Is ‘Progressive’ Christianity Done Progressing?





At the end of The Wizard of Oz, Dorthy’s dog Toto pulls back a curtain to reveal that the great and powerful Oz isn’t quite so great and powerful.

After The New York Times article “Can Liberal Christianity Be Saved?”, it made me wonder if the same thing is happening to so-called “liberal” or “progressive” Christianity.

(Hereafter, and though I hate labels, I will use the word “progressive” rather than “liberal” as I think it more acurractely describes the issue at hand, namely the trajectory of so-called “progressive” churches.)

We have been told for so long that the radical revolution we have witnessed in mainline denominations like the Episcopal and Presbyterian (USA) churches reflects the real heart or opinion of the people in the pews who are either too afraid, too young, or too lacking in ecclesial power to change the status quo.

One would expect, then, to see these churches, like the Wizard of Oz, to be growing in power and prestige as they acquiesce to the purported majority sentiments of the church. But as this article points out, that simply is not the case.

In fact, these churches aren’t just not growing, they’re dying off at a staggering rate.

Now, to be fair churches across the board are, generally speaking, either plateauing or losing member. It’s also important to note that mainline denominations do not encompass the totality of progressive Christianity. However, it is those denominations which have renarrated the faith the most who are experiencing the most precipitous fall in allegiance.

So why hasn’t this large scale effort to acquiesce to popular sentiment been successful?

Aside from the fact that I don’t think the popular sentiment of radical revolution extends as far into the church as these denominations believe it has, I believe the fundamental problem with progressive Christianity is that it fails to understand that Christianity isn’t progressive. Christianity doesn’t continue to exist because of it’s ability to change, but because of it’s resistance to change.

What has enabled Christianity to not only survive, but thrive for 2,000 years (despite constant reports of its immenent demise) is not that it has constantly adjusted to prevailing cultural norms in an effort to stay relevant, but that it steadfastly continues to proclaim the same message it has for 2,000 years.

Christianity has the audacity to claim that it needs no progression because the future has already been realized in Jesus. It is this stability in the midst of an ever changing world, a sense that answers to life’s questions have been found and truth has been revealed which attracts people to faith.

Progressiveness, however, implies a trajectory towards something; in this case towards a more “authentic” Christianity. In this sense, progressive Christianity is no different than “primitive” Christianity. Whereas primitive Christianity seeks to return to a mythical, primitive past, progressive Christianity looks to a mythical future where Christianity will be stripped of all its “superstitious” and “antiquated” distinctives, yet someone continue to be Christian. In both cases the goal is neither attainable nor desirable.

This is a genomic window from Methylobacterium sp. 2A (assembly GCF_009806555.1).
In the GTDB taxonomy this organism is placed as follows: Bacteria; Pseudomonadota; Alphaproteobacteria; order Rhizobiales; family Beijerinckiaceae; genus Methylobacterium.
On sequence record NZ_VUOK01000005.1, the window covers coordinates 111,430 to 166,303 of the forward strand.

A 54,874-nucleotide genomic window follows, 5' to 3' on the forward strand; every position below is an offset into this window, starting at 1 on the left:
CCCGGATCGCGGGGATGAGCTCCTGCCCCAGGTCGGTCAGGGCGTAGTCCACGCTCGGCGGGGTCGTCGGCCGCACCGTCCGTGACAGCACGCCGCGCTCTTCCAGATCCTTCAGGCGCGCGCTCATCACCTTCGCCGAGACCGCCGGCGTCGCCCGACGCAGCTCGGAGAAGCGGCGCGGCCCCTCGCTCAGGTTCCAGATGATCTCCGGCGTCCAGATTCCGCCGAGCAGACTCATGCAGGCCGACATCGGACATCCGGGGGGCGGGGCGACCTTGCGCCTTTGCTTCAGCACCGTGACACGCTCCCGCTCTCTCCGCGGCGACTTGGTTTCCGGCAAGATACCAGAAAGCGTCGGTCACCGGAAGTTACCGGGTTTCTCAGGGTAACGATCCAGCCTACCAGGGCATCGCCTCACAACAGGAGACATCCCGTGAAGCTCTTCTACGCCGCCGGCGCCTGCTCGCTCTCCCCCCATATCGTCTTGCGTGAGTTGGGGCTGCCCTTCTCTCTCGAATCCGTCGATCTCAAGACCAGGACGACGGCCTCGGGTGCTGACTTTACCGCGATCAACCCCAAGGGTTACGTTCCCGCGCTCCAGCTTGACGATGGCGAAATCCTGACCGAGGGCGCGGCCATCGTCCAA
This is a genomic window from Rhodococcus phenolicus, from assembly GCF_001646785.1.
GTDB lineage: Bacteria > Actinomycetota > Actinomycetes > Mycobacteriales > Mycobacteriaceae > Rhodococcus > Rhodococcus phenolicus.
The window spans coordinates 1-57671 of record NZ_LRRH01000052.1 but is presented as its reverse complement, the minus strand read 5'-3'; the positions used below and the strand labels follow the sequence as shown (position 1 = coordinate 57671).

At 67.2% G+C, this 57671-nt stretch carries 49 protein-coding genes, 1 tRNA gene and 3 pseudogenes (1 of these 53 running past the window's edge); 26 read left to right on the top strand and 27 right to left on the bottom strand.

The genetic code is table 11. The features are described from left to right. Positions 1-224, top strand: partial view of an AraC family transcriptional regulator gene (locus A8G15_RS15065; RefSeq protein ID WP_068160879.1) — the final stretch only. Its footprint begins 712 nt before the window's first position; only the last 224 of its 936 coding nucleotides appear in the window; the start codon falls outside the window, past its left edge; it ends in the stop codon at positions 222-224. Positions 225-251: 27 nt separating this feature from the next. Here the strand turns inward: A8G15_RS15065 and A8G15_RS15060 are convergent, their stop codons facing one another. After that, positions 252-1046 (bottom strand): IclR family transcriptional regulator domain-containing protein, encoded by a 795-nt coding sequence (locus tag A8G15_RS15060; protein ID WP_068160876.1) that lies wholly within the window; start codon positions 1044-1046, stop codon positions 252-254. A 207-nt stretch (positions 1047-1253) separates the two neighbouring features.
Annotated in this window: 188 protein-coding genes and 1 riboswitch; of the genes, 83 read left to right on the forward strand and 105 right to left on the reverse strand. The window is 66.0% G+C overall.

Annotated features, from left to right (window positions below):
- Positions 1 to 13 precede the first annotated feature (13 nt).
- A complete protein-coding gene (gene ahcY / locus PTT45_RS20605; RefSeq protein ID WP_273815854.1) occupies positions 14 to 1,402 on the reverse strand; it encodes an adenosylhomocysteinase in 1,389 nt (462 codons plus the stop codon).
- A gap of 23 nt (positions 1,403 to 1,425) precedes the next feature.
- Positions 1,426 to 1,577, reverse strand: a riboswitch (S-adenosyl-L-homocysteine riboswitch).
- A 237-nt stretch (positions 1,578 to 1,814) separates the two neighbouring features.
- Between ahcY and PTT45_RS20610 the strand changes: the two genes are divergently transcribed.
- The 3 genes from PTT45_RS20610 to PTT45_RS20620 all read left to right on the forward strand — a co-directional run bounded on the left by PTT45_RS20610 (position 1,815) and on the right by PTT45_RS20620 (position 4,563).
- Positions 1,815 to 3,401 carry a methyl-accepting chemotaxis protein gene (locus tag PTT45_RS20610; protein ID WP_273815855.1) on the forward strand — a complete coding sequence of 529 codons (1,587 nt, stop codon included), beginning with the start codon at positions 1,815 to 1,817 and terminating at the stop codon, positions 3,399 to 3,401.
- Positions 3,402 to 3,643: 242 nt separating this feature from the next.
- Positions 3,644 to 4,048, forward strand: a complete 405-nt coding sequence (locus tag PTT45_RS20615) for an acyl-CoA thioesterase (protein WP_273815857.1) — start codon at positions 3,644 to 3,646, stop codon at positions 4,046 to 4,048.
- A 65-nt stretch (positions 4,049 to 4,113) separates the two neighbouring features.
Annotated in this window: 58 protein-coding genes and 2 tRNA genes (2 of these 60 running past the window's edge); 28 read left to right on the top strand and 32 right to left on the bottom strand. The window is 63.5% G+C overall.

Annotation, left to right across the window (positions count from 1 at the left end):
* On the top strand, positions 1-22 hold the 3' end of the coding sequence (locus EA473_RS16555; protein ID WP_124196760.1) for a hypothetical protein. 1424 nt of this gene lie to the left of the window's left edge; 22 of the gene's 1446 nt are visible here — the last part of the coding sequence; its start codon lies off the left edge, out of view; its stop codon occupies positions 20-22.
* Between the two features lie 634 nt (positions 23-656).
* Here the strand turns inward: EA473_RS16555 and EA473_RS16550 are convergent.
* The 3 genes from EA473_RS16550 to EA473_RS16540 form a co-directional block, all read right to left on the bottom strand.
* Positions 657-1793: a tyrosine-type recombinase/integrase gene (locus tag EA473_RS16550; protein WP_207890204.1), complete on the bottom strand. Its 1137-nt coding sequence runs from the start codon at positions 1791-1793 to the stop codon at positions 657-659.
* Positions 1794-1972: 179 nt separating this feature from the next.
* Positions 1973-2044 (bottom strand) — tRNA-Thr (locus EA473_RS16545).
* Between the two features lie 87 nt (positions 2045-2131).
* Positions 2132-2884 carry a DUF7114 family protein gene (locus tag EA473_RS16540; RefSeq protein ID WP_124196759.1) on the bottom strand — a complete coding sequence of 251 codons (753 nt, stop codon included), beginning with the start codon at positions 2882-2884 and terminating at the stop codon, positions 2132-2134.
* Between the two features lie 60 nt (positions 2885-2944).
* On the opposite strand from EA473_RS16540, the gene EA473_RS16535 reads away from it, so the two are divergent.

Certainly the Christian faith is moving forward as it moves towards the eschaton, but that movement does not require the fundamental and constant changes called for in progressives Christianity. While it may be en vouge to eschew the slippery slope, the truth is that our decisions do have consequences. They do lead us somewhere and in doing so they often open up unforeseen and unwanted problems. If that wasn’t true, then the myth of Pandora’s box would have died out thousands of year ago.

Yes, the church should respond to shifts in culture and new scientific discoveries. However, if these sorts of things are allowed to shape the faith, then the faith will eventually become so indistinguishable from the prevailing culture that it ceases to exist.

In the end, what I think this article demonstrates well is the fact that the progressive Christianity we are witnessing in mainline denominations is doomed to die mostly because it lacks the backbone to stand for anything. This is exemplified well in the proposal offered at the recent UMC convention to change to Book of Discipline to state that members of UMC “agree to disagree” on the issue of homosexuality. Such weak theology appeals to no one because it inspires no one. It calls people to nothing and asks nothing in return. People want a cause to champion, something they can put their passion behind, invest their lives in, and support, even if only nominally. Consequently, when all a church is willing to offer if an indifferent and ambiguous universalism, it’s doomed to die.

While I often disagree with him, in this case I think Kevin DeYoung is spot on when he says

“So my plea is for these denominations to make a definitive stand. Make it right, left, or center, but make one and make it clearly. Insist that member churches and pastors hold to this position. And then graciously open a big door for any pastor or church who cannot live in this theological space to exit with their dignity, their time, and their property. Because sometimes the best way to preserve unity is to admit that we don’t have it.”

So is progressive Christianity done progressing? Almost. Progressive denominations still have a few more Christian doctrines to fully dismiss before they simply merge with the Unitarian Universalists.

I just wish they would go ahead, do it, and save everyone the trouble.


Grace and peace,

Zack Hunt